Produce: Swiss chard
With the recent spinach-e.coli scare in the U.S., a lot of attention is being paid to alternative greens. Frankly I think this is a bit silly, since it's not like the conditions that could have possibly caused the e.coli bacteria to contaminate the spinach crops, such as improper handling or fertilising with infected manure, would just target Popeye's favorite food to the exclusion of other green leafy vegetables. However the good thing is that it does give an excuse to try other kinds of greens and experiment a bit.
Due to its bright dark green leaves and relatively bland flavor, Swiss chard is being touted as a spinach alternative. It's not exactly like spinach, since the leaves are much thicker, as are the stalks. To me, the stalks are a lot tastier than the leaves, though the leaves have more nutritional value. I always separate them anyway since they have different cooking times. Also, while the bright stemmed ones are pretty, the classic white stemmed ones have much better flavor. Those thick, white stems are very juicy and sort of like less fibrous versions of celery stalks, with a much more subtle flavor. The stems of the brightly colored ones are thin and can be rather tough sometimes. The bright stemmed ones are nice when the leaves are picked very young and put into a salad though. Mature chard leaves are better when cooked, in my opinion.
Swiss chard is actually a variety of the beet plant bred for more leaf production, so you can use it in any recipes that call for beet greens.
The picture above shows an array of Swiss chard being sold at a local market. Incidentally, here in Switzerland it is not called Swiss anything. In the German speaking parts it's usually called either Krautstiele, Stielmangold or plain Mangold, and in the French speaking parts it's just called blette. Apparently it was called Swiss chard in some English-language seed catalogs to differentiate it from French charde or chardon originally. It is very popular here in any case, and grows like crazy in this cool yet mild climate.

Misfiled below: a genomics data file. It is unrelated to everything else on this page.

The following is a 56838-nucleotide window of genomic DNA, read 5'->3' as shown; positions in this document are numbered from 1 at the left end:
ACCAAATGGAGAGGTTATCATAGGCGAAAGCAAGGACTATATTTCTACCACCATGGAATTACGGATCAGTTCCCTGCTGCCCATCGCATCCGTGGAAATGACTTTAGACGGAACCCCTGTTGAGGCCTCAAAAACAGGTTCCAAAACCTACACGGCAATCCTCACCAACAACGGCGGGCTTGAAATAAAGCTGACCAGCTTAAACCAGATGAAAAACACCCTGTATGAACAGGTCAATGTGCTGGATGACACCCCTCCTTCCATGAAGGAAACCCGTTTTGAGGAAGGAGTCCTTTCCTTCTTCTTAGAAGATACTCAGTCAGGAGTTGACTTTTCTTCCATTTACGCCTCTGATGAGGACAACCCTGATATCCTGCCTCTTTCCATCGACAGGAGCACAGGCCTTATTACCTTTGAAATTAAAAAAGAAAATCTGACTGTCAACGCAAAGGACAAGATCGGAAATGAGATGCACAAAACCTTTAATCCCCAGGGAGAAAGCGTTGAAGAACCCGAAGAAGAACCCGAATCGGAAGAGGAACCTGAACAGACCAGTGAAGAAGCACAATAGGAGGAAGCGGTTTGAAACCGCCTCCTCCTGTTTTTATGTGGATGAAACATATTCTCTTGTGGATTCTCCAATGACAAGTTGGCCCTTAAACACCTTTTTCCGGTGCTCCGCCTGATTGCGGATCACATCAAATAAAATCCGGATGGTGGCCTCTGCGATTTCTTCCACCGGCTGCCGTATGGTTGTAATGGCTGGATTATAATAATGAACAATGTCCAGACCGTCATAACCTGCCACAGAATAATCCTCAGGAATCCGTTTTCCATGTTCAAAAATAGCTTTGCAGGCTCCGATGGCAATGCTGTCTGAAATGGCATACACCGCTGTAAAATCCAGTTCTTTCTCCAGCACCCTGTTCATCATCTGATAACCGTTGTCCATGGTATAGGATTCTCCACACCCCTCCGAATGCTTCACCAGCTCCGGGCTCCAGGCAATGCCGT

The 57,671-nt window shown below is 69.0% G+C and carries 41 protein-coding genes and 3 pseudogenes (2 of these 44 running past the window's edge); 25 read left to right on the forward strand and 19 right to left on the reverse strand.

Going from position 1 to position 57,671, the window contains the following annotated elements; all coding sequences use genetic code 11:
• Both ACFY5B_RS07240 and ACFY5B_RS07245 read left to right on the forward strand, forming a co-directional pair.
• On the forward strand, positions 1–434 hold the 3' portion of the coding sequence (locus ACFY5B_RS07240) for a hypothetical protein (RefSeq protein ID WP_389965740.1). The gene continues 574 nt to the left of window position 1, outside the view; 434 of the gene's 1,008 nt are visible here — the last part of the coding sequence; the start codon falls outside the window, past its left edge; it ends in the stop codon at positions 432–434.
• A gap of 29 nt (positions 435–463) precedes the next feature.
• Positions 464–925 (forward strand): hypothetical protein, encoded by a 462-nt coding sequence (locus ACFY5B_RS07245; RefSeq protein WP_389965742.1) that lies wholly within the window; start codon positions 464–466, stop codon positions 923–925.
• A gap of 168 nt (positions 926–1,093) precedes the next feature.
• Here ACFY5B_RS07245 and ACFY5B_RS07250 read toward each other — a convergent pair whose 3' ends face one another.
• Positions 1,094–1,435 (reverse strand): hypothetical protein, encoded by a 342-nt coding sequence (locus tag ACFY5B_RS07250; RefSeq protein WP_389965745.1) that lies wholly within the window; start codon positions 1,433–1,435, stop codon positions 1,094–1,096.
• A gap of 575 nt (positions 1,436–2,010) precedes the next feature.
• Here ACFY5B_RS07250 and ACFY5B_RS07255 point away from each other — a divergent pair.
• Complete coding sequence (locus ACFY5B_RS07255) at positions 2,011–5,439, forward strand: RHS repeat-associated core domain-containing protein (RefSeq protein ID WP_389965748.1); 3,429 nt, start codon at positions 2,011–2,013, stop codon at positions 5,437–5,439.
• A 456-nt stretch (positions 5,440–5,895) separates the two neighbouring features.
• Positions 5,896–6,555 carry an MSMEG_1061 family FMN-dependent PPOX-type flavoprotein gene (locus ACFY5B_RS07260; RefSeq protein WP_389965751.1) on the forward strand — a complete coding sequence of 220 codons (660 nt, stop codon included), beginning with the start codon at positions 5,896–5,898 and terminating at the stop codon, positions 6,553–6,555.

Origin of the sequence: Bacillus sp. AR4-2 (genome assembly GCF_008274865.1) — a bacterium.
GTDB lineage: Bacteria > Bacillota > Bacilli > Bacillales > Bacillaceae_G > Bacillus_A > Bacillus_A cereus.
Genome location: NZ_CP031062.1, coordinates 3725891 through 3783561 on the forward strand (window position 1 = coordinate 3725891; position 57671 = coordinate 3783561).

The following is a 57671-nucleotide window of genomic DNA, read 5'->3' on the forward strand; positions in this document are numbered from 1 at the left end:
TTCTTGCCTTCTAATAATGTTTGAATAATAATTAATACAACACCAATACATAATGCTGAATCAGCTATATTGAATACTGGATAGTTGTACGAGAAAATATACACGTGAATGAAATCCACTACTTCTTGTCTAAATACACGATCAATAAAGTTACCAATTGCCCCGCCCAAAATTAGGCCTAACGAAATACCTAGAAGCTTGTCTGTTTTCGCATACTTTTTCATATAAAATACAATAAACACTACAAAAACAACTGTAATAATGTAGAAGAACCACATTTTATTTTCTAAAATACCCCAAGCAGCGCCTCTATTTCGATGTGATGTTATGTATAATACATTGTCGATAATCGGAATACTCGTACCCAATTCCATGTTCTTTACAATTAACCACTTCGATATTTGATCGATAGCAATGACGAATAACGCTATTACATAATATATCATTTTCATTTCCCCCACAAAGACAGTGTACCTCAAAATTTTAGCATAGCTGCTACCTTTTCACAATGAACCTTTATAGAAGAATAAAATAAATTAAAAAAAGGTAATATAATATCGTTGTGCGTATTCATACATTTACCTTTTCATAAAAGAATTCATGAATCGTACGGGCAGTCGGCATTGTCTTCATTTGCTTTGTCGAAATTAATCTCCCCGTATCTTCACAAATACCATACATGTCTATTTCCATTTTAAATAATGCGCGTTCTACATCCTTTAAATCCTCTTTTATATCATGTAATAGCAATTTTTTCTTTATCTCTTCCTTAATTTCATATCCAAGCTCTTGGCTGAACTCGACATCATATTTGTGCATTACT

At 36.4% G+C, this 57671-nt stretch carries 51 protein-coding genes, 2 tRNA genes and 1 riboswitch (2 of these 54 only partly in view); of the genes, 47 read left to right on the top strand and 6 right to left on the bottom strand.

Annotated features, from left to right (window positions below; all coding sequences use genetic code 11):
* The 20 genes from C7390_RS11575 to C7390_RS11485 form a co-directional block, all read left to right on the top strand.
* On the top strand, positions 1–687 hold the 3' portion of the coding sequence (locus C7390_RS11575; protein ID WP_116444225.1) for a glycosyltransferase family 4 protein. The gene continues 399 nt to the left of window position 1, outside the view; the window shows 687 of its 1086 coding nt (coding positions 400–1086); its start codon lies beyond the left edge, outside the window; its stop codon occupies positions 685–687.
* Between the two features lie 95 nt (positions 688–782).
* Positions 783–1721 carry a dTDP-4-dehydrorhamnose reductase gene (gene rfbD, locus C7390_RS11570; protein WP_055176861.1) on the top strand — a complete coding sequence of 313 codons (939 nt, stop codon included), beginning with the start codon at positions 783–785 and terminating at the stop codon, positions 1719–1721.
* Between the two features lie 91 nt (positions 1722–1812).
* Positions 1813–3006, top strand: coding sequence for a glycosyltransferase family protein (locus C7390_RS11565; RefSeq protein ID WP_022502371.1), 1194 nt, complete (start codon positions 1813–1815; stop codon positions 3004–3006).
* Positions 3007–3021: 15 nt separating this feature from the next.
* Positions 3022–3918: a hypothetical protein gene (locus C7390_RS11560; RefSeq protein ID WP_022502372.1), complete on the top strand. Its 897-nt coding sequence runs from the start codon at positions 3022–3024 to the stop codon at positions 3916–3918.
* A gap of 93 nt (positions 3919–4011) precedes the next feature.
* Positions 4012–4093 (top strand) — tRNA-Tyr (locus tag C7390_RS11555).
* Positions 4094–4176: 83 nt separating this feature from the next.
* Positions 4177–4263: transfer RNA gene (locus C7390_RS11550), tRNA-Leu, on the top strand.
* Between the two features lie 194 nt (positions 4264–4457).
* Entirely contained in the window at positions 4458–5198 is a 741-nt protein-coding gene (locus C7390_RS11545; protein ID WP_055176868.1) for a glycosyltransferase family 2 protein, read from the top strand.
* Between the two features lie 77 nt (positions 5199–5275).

There's a traditional dish from the eastern part of Switzerland called the Grisons (the area where the story of Heidi was set) called capuns. Swiss chard leaves are stuffed with a rich mixture of cheese and grains, and cooked in milk or soup stock. I prefer this vegetable a lot plainer though, so here are two very quick and easy ways to enjoy Swiss chard.
Braised Swiss chard stems
Cut off the stems from about 4-5 large white-stemmed Swiss chard leaves. Reserve the leaves for another dish. Wash well and cut off any discolored parts. Cut into chunks about 1.5cm / 1/2 inch wide.
Heat up a pan with a little butter or olive oil. Toss in the stems, and toss. Cover the pan and cook over medium-low heat, stirring several times, for about 25 minutes until it's turning golden-brown around the outside and translucent.
Take off the lid and turn up the heat, and toss briefly to evaporate any remaining water. Season with salt and pepper.
Stir fried Swiss chard leaves
- Green parts of 4-5 Swiss chard leaves
- 2 garlic cloves
- 1 chili pepper
- 1 Tbs. Soy sauce
- Oil for stir fry (such as peanut oil)
- 1 tsp sesame seed oil
- Salt and pepper
Chop up the garlic and the red pepper. (You can de-seed the pepper if you want, though I don't bother to.) Roughly chop up the Swiss chard leaves.
Heat up a wok with oil of your choice over high heat, and toss in the garlic and pepper. Toss in the Swiss chard. Stir rapidly until the leaves are wilted. This will only take a couple of minutes.
Put in the soy sauce and sesame oil and stir around rapidly. Season with salt (if needed) and pepper. Serve immediately.